This month has also seen an increase in protests against the United Nations peacekeeping forces in Beni. The civilians have been protesting for the removal of the peacekeepers because they believe they have not prevented killings by militia groups. Police have used force to attempt to quell the protests, including firing gunshots into crowds and detaining civilians. 


Despite his previous statements that he would raise the refugee admissions ceiling, on April 16, President Biden decided to maintain President Trump’s historically low 15,000 person cap, citing humanitarian concerns. After much pushback, Biden revealed that evening that he would raise the cap by May 15, though it is unclear by how much. The Biden administration also revealed on April 23 that it was considering a provision to allow people fleeing their homes due to the threats of climate change to be granted refugee status in the United States. This could be significant as an increasing number of people are affected by climate change and related natural disasters.

Grace Harris is a senior at Tampa Prep High School. She has been a member of her school’s STAND chapter since her freshman year and currently serves as its president. With STAND, Grace is the co-East Turkistan and co-High School Outreach lead. Grace contributed to the Sudan and South Sudan portion of this update.

Shreya Satagopan is a sophomore at The George Washington University studying political science and criminal justice. She is a member of the STAND Yemen and Sudan Action Committees and is a State Advocacy Lead. Shreya contributed to the Yemen portion of this update.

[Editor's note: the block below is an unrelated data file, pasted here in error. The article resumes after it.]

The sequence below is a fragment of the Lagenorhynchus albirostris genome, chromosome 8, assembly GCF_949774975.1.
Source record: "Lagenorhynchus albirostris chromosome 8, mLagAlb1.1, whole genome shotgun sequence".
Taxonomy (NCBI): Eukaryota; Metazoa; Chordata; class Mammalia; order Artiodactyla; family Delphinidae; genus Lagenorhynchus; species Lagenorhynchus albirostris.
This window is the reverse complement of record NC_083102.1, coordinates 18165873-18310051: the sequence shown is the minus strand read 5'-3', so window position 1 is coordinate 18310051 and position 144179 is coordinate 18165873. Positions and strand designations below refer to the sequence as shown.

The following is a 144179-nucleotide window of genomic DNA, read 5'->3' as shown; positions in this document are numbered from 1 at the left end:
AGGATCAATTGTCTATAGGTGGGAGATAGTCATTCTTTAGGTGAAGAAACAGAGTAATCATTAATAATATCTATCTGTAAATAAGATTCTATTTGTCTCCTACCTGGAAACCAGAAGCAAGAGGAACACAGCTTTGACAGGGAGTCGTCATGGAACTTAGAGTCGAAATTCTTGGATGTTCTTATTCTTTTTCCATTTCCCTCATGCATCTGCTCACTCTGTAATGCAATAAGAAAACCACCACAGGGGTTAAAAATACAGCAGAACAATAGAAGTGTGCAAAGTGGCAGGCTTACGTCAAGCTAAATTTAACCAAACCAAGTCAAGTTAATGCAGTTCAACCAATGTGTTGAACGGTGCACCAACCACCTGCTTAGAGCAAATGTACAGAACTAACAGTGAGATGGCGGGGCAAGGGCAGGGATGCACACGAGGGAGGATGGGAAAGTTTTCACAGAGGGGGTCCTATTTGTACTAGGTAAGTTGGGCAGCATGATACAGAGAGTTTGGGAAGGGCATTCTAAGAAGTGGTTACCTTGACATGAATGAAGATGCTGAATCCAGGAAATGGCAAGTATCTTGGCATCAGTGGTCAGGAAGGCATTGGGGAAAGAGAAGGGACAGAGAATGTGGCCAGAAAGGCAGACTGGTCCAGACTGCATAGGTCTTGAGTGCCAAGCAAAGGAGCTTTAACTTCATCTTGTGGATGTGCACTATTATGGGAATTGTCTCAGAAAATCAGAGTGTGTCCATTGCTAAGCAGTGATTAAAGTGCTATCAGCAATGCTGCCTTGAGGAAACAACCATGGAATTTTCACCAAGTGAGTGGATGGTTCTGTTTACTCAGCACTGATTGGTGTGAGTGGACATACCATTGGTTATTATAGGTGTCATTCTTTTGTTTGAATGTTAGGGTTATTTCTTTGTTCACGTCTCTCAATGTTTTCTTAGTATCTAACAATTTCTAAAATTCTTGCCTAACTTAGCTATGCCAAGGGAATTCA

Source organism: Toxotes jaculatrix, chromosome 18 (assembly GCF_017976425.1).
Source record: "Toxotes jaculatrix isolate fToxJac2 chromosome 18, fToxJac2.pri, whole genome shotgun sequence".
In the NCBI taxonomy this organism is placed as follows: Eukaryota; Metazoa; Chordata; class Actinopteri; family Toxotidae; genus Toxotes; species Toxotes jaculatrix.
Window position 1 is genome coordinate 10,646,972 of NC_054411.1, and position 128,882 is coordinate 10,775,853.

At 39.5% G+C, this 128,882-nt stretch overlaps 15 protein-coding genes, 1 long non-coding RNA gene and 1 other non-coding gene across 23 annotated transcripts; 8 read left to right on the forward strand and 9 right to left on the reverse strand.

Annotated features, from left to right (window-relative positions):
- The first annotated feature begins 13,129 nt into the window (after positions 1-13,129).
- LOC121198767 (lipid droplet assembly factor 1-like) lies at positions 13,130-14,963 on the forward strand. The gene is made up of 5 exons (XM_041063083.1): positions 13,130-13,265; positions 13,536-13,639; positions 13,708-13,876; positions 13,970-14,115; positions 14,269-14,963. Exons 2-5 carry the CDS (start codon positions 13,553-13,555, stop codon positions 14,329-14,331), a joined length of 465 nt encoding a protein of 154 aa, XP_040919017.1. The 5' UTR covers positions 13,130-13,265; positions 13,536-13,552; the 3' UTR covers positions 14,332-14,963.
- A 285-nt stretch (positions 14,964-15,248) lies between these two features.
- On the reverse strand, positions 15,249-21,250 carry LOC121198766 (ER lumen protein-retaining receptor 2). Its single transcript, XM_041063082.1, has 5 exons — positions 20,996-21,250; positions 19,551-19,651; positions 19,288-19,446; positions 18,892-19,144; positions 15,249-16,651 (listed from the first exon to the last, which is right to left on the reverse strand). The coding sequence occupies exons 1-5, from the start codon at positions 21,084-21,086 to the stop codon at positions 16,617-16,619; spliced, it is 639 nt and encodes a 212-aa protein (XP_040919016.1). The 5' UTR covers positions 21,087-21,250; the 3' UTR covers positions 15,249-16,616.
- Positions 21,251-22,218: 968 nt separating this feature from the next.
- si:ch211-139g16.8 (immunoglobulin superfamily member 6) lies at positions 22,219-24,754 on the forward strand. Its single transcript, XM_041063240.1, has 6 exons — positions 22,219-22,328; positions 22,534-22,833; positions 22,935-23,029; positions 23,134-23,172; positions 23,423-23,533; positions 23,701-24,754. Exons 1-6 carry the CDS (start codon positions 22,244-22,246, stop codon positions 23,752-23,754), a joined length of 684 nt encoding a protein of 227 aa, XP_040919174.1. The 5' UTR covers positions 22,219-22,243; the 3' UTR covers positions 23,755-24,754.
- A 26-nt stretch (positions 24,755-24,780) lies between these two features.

Jenna Walmer is a graduate student at West Chester University of Pennsylvania working towards an M.A. in Holocaust and Genocide Studies and an M.A. in General Psychology. With STAND, she is the co-Education and co-Policy lead. Jenna contributed to the Syria and DRC  portions of this update. 

Ella Cimino is a student at Tampa Preparatory High School. Ella contributed to the Burma portion of this update. 

Morgan Swindall is a student at George Mason University. Morgan contributed to the Kashmir portion of this update.

Audrey Firrone is a student at the University of Memphis. Audrey contributed to the East Turkistan portion of this update.

Caroline Mendoza is a student at UCLA studying international development. Caroline serves on the Managing Committee as a co-education and co-Burma committee lead. Caroline contributed to the Central African Republic portion of this update. 

Mira Mehta is a student at Westfield High School. Mira contributed to the Cameroon and Refugees portions of this update.